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Spotify is gambling its stock with an IPO that it concedes is risky

Most companies don’t take chances with the pomp and circumstance of an IPO. Here’s what Spotify is doing differently.

A street sign that reads “Wall St” with a building and an American flag in the background

When startups prepare to sell their shares to the public for the first time, they tend to follow a tightly controlled and heavily scripted playbook that makes bankers, customers and, generally, CEOs happy.

Spotify, for better or worse, is trying something truly innovative.

The Swedish company on Wednesday spelled out how exactly it would execute its so-called direct listing, and it amounts to a gamble that mom-and-pop investors will understand and appreciate their music business.

But the company made a number of disclosures acknowledging the risk it’s accepting by selling shares directly to the public.

There are no bankers that will underwrite the listing, meaning no one is trying to make a market for shares. There are no institutional investors who will get first dibs at their shares who could prop up Spotify’s value. And a lot of the rules that are meant to keep a stock from soaring or crashing are out the window.

In short: Expect a wild first day of trading as people try to figure out whether they should buy or sell Spotify, or SPOT, all on their own. Shares in 2017 swung from as low as $37.50 to as high as $125.00.

“The public price of our ordinary shares may be more volatile than in an underwritten initial public offering and could, upon listing on the NYSE, decline significantly and rapidly,” Spotify says in its filing with the SEC as one of its “risk factors,” or the dire-sounding warnings that the company is required to list.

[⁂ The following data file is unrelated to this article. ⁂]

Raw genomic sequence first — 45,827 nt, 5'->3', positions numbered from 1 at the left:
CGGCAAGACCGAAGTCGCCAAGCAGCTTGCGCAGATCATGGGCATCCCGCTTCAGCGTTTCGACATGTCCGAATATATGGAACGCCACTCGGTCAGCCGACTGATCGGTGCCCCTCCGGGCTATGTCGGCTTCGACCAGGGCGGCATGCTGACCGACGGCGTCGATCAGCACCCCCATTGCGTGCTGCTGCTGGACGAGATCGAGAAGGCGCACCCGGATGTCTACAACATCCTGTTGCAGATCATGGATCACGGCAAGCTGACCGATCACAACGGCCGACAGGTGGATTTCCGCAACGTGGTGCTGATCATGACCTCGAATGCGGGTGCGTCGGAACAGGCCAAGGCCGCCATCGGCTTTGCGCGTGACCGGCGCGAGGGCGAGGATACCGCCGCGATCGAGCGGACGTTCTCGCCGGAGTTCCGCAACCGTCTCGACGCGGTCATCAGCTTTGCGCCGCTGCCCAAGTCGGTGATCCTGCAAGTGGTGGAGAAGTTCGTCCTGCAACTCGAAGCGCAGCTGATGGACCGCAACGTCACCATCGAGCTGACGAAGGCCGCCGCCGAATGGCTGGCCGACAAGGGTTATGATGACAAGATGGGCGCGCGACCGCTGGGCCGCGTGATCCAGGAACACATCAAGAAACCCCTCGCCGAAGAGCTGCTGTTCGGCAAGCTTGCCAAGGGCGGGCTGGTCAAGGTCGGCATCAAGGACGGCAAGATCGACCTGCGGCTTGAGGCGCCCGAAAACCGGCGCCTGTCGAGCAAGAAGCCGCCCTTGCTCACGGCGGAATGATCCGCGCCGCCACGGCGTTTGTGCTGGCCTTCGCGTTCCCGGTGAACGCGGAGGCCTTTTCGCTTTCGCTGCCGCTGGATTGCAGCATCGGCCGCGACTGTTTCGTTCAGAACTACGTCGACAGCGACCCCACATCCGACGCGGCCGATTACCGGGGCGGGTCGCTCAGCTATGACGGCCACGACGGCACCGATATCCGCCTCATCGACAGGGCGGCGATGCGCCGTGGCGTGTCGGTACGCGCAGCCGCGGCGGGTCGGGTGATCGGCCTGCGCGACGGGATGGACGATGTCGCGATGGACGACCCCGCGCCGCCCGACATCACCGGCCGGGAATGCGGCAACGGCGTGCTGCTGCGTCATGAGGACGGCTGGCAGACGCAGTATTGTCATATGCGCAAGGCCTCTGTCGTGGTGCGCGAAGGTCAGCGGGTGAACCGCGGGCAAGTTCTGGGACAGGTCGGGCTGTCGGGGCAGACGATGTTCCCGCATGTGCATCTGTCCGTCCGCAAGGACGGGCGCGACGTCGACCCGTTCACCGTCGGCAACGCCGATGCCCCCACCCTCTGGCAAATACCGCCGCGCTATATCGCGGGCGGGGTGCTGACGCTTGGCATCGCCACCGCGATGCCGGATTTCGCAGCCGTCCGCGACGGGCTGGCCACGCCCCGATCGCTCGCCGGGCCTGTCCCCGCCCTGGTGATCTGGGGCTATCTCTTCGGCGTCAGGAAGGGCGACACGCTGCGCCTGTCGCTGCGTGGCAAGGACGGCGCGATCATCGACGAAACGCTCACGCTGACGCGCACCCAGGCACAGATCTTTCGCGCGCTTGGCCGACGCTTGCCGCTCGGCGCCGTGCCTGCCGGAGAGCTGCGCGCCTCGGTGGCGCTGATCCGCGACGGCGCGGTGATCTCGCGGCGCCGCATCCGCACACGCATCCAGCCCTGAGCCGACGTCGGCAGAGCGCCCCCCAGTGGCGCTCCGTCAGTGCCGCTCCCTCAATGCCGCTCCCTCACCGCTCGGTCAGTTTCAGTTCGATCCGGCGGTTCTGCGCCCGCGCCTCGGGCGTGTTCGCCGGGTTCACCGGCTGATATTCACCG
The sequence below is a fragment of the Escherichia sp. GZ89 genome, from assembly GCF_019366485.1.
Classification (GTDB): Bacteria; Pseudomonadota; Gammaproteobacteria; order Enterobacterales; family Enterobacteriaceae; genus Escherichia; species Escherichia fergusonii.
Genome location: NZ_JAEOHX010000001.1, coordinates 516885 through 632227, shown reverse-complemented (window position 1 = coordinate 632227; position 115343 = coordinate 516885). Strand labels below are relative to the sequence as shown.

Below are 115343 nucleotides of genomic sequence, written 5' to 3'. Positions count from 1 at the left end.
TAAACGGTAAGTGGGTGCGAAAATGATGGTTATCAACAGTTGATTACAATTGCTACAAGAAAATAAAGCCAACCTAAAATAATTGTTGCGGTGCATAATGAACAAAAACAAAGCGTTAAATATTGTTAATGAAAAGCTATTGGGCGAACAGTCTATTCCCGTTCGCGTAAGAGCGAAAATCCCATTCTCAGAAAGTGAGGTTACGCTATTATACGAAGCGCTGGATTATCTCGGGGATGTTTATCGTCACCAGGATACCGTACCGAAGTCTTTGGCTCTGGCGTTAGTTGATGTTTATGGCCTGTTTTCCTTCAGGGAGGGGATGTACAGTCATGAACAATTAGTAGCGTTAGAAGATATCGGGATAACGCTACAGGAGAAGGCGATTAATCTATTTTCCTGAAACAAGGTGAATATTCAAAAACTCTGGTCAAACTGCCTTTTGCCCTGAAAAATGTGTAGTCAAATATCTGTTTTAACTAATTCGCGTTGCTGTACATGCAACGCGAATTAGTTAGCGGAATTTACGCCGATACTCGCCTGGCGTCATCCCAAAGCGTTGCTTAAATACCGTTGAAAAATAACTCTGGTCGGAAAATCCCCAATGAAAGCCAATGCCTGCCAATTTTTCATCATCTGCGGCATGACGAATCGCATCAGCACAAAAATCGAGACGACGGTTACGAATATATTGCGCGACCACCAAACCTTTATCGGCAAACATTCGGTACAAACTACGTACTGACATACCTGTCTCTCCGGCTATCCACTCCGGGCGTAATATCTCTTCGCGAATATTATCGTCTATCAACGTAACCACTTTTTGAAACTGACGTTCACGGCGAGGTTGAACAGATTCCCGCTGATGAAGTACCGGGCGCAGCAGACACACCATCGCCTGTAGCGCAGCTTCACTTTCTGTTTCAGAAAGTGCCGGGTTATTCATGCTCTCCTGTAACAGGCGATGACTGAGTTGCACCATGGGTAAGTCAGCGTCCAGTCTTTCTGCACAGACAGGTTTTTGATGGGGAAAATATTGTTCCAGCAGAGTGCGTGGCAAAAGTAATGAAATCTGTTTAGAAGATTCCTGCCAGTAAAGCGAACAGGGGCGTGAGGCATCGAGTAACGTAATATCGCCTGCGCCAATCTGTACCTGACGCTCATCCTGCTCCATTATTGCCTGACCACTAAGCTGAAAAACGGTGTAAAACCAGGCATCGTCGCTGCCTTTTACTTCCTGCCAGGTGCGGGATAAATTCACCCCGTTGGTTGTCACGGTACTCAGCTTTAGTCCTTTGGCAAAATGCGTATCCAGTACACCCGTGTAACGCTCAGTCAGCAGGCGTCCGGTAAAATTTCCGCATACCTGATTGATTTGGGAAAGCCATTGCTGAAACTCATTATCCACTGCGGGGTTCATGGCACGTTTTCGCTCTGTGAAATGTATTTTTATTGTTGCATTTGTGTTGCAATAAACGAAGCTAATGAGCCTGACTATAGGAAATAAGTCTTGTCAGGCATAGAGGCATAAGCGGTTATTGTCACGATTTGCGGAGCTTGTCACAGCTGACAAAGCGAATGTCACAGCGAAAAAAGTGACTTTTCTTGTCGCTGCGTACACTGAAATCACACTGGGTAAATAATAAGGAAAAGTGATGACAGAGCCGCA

Here’s what that means:

  • There is no pomp and circumstance of the “roadshow,” during which big institutions get a chance to kick the tires on the company and decide if it makes sense to buy or sell shares. The company only promises an “investor day” — with a presentation to be posted online for others — as part of an attempt to educate possible buyers on the business.
  • There is no opening share price in advance of trading. Morgan Stanley is advising the company on what Spotify calls a “novel” transaction, but underwriters are not purchasing shares early and structuring the first-day trading with their pricing.
  • There is virtually no “lock-up” that prevents company insiders from selling shares for a certain amount of time in order to keep the price stable. The only Spotify owner who must hold shares — for three years from the date of listing — is Tencent and its affiliate.

Other startups are watching closely. If Spotify, last valued at more than $20 billion in private secondary transactions, falls sharply below that valuation, it probably won’t look like such a helpful roadmap to follow.

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